Presidential Memorandum follows a historic agreement signed last week with Tribal Nations to reintroduce salmon into blocked areas in the Upper Basin

Today, President Biden signed a Presidential Memorandum to prioritize the restoration of healthy and abundant wild salmon, steelhead, and other native fish populations to the Columbia River Basin. The Presidential Memorandum is part of the Biden-Harris Administration’s unprecedented commitment to honor the United States’ obligations to Tribal Nations and protect and restore America’s natural wonders for future generations, while also recognizing the important co-benefits that the Columbia River provides to communities and businesses throughout the region.

The Columbia River and its tributaries, wetlands, and estuaries are the lifeblood of the Pacific Northwest. The river ecosystem has supported ways of life, cultural and spiritual practices, commerce, and economic growth for generations and continues to provide our nation with abundant water, power, recreation, agriculture, transportation, and opportunity. Wild salmon, steelhead, and other native fish populations in the Columbia River Basin are essential to the culture, economy, religion, and way of life of Tribal Nations and Indigenous peoples. Actions since 1855, including the Federal Government’s construction and operation of dams, private dam building, population growth, and overfishing, have changed the ecosystem and severely depleted wild fish populations in the region, substantially harming the Tribes’ ability to exercise their rights reserved under treaty to hunt and fish in all usual and accustomed places. Since the dams were constructed, 13 fish species have been listed as threatened or endangered.

Today, President Biden is directing all relevant Federal agencies to utilize existing authorities and available resources – and assess what additional authorities and resources may be needed – to restore these wild fish populations and help ensure that the United States upholds its treaty and trust responsibilities to the Tribes. The President is also directing the Chair of the Council on Environmental Quality and the Director of the Office of Management and Budget to explore opportunities and mechanisms to develop a partnership with Tribal Nations and States in the Columbia River Basin to ensure that Federal, Tribal, and State entities work together to achieve this goal.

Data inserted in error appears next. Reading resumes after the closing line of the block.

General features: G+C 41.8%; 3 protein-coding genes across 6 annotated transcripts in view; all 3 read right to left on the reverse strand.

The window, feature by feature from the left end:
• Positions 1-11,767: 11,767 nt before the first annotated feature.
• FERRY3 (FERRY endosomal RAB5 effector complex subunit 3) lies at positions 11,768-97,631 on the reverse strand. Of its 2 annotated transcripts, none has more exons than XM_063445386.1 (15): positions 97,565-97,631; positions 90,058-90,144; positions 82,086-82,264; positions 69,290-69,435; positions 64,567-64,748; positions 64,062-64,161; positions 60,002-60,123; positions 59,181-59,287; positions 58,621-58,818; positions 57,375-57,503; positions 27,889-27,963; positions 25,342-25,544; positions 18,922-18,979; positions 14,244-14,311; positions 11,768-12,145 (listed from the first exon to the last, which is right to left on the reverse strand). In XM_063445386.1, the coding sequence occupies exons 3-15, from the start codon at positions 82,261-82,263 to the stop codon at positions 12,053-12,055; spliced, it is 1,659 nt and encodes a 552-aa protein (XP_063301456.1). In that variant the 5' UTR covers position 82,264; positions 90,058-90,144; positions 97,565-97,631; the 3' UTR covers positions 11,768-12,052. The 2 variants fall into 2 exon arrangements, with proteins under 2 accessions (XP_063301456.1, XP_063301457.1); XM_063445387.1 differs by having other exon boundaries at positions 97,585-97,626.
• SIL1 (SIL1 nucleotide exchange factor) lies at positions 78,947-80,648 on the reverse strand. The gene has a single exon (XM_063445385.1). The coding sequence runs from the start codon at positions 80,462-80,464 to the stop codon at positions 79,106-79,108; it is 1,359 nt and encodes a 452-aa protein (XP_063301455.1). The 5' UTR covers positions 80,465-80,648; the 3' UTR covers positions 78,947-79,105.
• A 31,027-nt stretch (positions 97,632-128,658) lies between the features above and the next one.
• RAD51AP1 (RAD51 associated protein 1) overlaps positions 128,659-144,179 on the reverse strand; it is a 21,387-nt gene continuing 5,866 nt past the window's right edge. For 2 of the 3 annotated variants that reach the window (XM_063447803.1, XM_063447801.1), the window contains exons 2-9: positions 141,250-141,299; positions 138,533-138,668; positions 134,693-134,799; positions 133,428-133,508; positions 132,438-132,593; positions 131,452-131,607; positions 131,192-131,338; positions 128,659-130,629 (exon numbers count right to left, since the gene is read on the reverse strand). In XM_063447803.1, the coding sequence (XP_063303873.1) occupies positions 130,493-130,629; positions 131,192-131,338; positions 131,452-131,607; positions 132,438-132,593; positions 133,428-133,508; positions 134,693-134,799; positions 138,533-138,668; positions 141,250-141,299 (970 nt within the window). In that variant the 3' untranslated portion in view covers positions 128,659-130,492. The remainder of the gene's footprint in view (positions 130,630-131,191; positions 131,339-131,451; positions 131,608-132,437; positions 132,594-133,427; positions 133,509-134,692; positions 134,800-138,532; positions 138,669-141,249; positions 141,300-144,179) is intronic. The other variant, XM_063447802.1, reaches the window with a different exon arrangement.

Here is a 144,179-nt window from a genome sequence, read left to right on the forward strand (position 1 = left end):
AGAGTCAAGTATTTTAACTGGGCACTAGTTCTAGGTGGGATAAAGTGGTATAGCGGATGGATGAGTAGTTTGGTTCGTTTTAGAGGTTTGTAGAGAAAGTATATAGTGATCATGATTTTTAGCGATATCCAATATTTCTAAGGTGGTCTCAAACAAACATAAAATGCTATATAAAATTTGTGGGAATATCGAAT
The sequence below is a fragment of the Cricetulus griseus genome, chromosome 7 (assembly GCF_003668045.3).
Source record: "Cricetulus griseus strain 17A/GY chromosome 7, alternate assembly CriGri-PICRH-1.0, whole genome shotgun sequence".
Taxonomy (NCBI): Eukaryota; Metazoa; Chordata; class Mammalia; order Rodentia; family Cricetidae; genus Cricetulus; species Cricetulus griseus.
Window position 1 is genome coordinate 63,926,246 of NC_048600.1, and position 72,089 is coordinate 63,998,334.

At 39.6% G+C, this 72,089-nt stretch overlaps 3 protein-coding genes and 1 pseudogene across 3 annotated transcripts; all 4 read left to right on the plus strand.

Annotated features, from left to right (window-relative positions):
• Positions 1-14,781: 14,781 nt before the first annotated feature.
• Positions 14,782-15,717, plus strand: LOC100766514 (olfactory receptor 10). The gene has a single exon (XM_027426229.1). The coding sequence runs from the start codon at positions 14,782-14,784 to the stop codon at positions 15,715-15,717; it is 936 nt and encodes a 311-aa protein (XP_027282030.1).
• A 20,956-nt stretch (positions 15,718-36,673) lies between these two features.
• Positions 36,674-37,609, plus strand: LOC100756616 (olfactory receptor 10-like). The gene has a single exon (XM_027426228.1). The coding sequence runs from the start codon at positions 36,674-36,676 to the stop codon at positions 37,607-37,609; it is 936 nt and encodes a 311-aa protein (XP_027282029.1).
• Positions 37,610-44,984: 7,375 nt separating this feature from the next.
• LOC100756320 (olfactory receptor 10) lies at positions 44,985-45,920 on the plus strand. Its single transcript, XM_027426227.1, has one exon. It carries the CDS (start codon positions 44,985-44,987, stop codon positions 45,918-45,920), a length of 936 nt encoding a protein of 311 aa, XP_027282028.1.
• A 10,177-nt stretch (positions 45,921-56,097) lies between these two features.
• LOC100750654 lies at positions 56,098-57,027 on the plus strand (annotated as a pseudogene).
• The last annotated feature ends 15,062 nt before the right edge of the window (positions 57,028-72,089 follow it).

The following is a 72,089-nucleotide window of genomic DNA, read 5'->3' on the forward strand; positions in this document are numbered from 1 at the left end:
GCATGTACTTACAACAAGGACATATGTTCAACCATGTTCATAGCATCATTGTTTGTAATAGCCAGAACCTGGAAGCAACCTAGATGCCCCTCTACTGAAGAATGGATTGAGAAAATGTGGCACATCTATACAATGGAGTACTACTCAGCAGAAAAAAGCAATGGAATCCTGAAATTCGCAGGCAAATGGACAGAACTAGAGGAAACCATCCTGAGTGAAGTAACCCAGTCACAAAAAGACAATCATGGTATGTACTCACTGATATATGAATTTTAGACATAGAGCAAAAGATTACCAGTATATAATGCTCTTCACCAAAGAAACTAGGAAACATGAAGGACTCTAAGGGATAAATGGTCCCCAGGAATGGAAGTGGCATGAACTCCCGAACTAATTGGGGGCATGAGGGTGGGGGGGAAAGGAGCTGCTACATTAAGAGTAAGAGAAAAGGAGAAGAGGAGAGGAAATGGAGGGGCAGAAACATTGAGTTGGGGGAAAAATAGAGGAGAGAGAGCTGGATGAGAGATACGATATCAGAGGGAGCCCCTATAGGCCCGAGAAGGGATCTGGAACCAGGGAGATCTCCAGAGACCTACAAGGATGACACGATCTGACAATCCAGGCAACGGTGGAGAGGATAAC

The Biden-Harris Administration is committed to honoring and respecting Tribal sovereignty, protecting Tribal homelands, and incorporating Indigenous Knowledge and robust Tribal consultation into planning and decision-making. The Presidential Memorandum announced today supports Tribally led conservation efforts and helps address injustices of the past, including the decline or elimination of these fish from Tribal lands. It establishes that it is the policy of this Administration to work with the Congress and with Tribal Nations, States, local governments, and stakeholders to pursue effective, creative, and durable solutions to restore wild fish populations while delivering affordable and reliable clean energy, supporting the local agriculture economy, and meeting the many resilience needs of the region.

The Presidential Memorandum builds on the Biden-Harris Administration’s commitment to identify a strong and lasting path forward to restore healthy and abundant wild salmon and other native fish to the Columbia River Basin, President Biden’s call to action earlier this year, and a historic agreement announced last week to support Tribally led efforts to restore salmon in blocked habitats in the Upper Basin. The agreement with the Coeur d’Alene Tribe, Confederated Tribes of the Colville Reservation, and Spokane Tribe of Indians will provide over $200 million over 20 years from the Bonneville Power Administration, a federal power marketing administration under the Department of Energy, to help reintroduce salmon into blocked habitats in the Upper Columbia River Basin. In addition, last week the Department of the Interior (DOI) announced $8 million over two years through the Bureau of Reclamation to support these efforts.